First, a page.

July 25th, 2013

For those of you in the DC area, I will be teaching a special workshop at Pyramid Atlantic in September.


Triple Accordion Collage Date: Sunday, September 15, 10-4
Tuition: $130 plus $15 materials fee payable to instructor

Description: This intermediate structure is versatile and is especially suited for landscape imagery. It lends itself well to the use of collages. Three accordions of varying widths are sewn together and will be housed in clothbound covers. Participants should come prepared with a variety of papers to fold and items to attach.

Two photos in FIERCE, at Portland Museum of Art

July 5th, 2013

Two of my works from the Portland Museum of Art’s permanent collection will be on display through August 25th in an exhibition called FIERCE: Animal Life from the Collection. It looks like a fun summertime show, so if you are in the area, I hope you can stop in and visit it.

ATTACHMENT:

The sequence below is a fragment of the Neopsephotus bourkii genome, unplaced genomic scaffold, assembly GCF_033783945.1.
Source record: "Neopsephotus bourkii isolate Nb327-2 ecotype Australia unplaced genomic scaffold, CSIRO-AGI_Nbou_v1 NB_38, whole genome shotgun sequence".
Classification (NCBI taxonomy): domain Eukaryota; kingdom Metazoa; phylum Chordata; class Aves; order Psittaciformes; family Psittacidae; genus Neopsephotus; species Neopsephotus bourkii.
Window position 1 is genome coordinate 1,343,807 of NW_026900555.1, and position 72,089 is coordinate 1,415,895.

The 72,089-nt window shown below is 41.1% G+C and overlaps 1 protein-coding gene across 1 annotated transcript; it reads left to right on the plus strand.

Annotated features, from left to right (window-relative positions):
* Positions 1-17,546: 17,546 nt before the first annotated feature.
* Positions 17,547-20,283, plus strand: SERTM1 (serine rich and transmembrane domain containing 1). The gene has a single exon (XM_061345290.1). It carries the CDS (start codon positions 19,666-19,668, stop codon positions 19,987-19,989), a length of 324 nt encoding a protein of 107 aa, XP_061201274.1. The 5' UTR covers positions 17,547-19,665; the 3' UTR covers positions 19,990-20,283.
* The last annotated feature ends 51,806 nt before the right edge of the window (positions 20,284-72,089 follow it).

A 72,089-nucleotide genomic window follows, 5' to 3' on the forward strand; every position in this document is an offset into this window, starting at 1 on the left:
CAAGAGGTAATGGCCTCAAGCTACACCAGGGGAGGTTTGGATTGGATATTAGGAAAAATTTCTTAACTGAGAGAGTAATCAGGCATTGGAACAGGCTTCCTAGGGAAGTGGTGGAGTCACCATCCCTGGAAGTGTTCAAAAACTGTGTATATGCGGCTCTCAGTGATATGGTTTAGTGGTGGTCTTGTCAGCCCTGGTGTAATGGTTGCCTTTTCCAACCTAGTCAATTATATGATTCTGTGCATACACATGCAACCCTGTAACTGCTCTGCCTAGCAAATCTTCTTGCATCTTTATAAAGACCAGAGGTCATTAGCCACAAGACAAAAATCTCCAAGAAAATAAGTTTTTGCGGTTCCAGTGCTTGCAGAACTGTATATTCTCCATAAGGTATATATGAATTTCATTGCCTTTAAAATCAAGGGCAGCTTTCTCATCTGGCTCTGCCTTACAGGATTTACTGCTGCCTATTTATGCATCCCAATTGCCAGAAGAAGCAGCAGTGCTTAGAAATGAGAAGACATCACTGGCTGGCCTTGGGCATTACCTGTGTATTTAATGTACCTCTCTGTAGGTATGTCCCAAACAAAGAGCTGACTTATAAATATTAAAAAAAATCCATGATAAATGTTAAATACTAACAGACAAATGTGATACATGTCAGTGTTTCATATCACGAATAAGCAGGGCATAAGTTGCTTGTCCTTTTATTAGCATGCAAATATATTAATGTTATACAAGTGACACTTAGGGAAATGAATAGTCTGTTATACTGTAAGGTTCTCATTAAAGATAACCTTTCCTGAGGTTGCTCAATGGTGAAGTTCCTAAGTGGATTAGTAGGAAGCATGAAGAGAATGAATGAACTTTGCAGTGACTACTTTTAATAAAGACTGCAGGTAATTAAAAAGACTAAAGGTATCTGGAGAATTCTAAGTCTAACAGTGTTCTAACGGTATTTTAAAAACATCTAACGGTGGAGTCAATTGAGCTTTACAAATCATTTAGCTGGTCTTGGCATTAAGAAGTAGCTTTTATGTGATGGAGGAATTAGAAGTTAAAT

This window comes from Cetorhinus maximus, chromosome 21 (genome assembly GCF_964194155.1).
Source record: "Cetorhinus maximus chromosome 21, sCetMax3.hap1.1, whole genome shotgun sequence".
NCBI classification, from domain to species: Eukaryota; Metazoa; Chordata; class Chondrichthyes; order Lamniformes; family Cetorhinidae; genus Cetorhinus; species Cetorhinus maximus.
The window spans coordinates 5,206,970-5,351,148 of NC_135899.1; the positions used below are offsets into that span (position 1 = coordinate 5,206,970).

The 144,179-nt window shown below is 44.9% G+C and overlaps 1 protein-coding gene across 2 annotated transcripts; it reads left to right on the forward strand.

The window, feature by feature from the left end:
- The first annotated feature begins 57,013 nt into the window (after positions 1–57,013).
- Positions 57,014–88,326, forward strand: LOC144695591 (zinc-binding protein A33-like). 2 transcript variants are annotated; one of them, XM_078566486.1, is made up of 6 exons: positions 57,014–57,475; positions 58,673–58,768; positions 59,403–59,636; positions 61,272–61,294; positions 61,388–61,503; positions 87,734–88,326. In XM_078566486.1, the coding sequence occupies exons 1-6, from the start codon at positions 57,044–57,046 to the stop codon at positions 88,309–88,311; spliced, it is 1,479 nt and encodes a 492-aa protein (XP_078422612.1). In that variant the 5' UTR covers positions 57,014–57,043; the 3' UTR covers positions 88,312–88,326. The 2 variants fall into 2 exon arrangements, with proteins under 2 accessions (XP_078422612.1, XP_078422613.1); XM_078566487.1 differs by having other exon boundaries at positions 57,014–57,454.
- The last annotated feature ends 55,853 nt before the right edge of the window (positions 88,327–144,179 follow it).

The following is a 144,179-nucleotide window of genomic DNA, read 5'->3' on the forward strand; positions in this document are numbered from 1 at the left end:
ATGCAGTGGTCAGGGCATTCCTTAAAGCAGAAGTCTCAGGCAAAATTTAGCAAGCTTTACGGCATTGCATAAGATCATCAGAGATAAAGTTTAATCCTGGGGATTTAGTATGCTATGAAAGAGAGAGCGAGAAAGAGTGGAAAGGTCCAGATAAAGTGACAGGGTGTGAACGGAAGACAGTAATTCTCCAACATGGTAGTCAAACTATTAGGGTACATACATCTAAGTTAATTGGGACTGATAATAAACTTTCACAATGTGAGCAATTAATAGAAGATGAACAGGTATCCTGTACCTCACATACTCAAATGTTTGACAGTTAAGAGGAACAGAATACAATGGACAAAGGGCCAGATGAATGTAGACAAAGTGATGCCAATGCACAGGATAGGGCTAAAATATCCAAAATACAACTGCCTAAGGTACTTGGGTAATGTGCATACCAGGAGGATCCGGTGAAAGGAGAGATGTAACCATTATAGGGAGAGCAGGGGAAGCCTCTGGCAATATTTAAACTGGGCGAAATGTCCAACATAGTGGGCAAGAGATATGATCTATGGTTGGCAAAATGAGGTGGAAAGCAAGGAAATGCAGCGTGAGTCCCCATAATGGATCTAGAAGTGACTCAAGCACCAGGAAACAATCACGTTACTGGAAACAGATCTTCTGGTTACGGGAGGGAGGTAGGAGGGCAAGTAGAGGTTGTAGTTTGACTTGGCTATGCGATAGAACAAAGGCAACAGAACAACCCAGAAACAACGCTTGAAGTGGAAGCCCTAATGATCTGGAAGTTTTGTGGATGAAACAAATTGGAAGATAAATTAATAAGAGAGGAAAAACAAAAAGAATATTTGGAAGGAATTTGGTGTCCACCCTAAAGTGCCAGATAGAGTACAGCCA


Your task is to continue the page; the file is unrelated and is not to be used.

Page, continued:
The image pictured here is Eleanore from Rachel’s Holidays, a dye transfer portfolio from 1984:

The Photographic Object 1970

June 22nd, 2013

One of my works originally shown in 1970 at MOMA, NYC in Photography into Sculpture will be shown in Dijon, France July through September. The show is called The Photographic Object 1970 and the work is Pleasant Pasture, an image printed on toned photo linen and machine stitched to a museum board.


Accordion Workshop at Centennial High School

March 13th, 2013

Here is a link to a visual record of a pocket accordion workshop that I taught for Stacey Gross’s photo students and book arts club yesterday at Centennial High School in Champaign, Illinos.http://thecentinal.com/2013/03/12/bea-nettles-workshop/

New book “PLACE” is now available for order.

February 26th, 2013

My latest book project, called PLACE, has been finished. It is a set of four booklets that address American history in the North, South, East and West written using last names found on gravestones, history written by the names of some of this country’s residents. You can order a copy by going to my store and using Paypal.